These $\infty$-bundles on $X$ encode the kinematics for physical objects propagating in $X$.
…
e.g. Spin structure, String structure, Fivebrane structure.
Fundamental (quantum) physics describes processes in spaces in the form of $d$-dimensional particles tracing out trajectories
in a space.
Since all spaces are locally modeled on the test objects for the (pre)geometry $\mathcal{T}$, admissable geometric trajectories should be determined by the collection of geometric trajectories in each object of $\mathcal{T}$. Moreover, the boundary of a $k$-dimensional trajectory should be a $(k-1)$-dimensional trajectory and two $k$-dimensional trajectories should be composable along a joint boundary to a new $k$-dimensional trajectory. Finally, the collection of all trajectories should itself be a space modeled on $\mathcal{T}$.
This suggests that that a specification of geometric $d$-dimensional trajectories is encoded by a map
such that for $X \in \mathcal{T}$ the $(\infty,n+1)$-sheaf $\mathrm{Bord}_n(X)$ assigns to a test space $U \in \mathcal{G}$ an (∞,n)-category $Bord_n(X)(U)$ whose $k$-morphisms are $U$-families of $k$-dimensional trajectories in $X$. In particular to the point it assigns a version of the ordinary unstructured (∞,n)-category of cobordisms
The nature of fundamental (quantum) physics suggests that $Bord_n(X)$ should be such that for $k \lt n$ the composite of a $k$-dimensional trajectory with its reversed version is connected by a $(k+1)$-dimensional trajectory to the constant $k$-trajectory. This means in particular that we expect $Bord_\infty(X)$ to be a (stable symmetric) ∞-groupoid in that it is not just in $Sh_{(\infty,\infty)}(\mathcal{T})$ but actually in $Sh_{(\infty,1)}(\mathcal{T})$.
Finally, locality of quantum physics should imply in particular that all $k$-dimensional trajectories without boundary are obtained from gluing $k$-dimensional trajectories with boundary. This should mean that there is a smallest subcollection
of elementary trajectories such that all others are generated from these under gluing along common boundaries.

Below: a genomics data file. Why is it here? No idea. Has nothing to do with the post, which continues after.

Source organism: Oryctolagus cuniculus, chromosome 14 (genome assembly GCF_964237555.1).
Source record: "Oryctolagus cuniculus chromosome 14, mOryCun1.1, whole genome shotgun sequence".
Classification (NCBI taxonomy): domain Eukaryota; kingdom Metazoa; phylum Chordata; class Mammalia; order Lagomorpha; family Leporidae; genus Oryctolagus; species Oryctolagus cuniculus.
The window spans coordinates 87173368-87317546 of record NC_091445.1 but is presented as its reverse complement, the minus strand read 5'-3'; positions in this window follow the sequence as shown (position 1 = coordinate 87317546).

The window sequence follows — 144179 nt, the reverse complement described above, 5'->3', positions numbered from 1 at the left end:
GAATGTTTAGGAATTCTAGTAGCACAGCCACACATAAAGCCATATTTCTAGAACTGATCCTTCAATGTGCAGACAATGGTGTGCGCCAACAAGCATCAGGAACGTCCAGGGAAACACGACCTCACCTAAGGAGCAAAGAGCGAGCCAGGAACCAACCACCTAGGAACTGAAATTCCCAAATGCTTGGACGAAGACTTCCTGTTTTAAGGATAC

In summary we find that encoding a notion of processes in a space amounts to choosing the structure $\Pi$ of a $Pro(\mathcal{T})$-structured (∞,1)-topos on the gros $(\infty,1)$-topos $\mathbf{H} = Sh_{(\infty,1)}{Pro(\mathcal{T})}$ itself
The path ∞-groupoid is like a structure sheaf on a gros (∞,1)-topos.
This leads to a particularly symmetric situation of a structured (∞,1)-topos, where in fact we are dealing with bi-sheaves
In this special situation we have the Yoneda extension
of the path ∞-groupoid construction $\Pi(-)$ to a morphism
that computes the $\infty$-path in general $\mathcal{T}$-spaces. This has a right adjoint
The choice of such a geometric structure $\Pi : Pro(\mathcal{T}) \to \mathbf{H} = Sh_{(\infty,1)}(Pro(\mathcal{T}))$ on a gros $(\infty,1)$-topos we call a differential geometric structure or just differential structure.
On a gros $(\infty,1)$-topos $\mathbf{H}$ structured by a choice of path ∞-groupoid assignments $\Pi(-)$ we geometric cohomologyohomology) of $\mathbf{H}$ refines to a notion of
Differential cocycles on target space $X$ are what encodes gauge fields on $X$.
These $\infty$-bundles with connection on $X$ encode the dynamics for objects propagating in $X$.
… e.g. gauge fields, Background fields in twisted differential nonabelian cohomology, twisted differential String- and Fivebrane structures
Last revised on November 4, 2009 at 08:01:28. See the history of this page for a list of all contributions to it.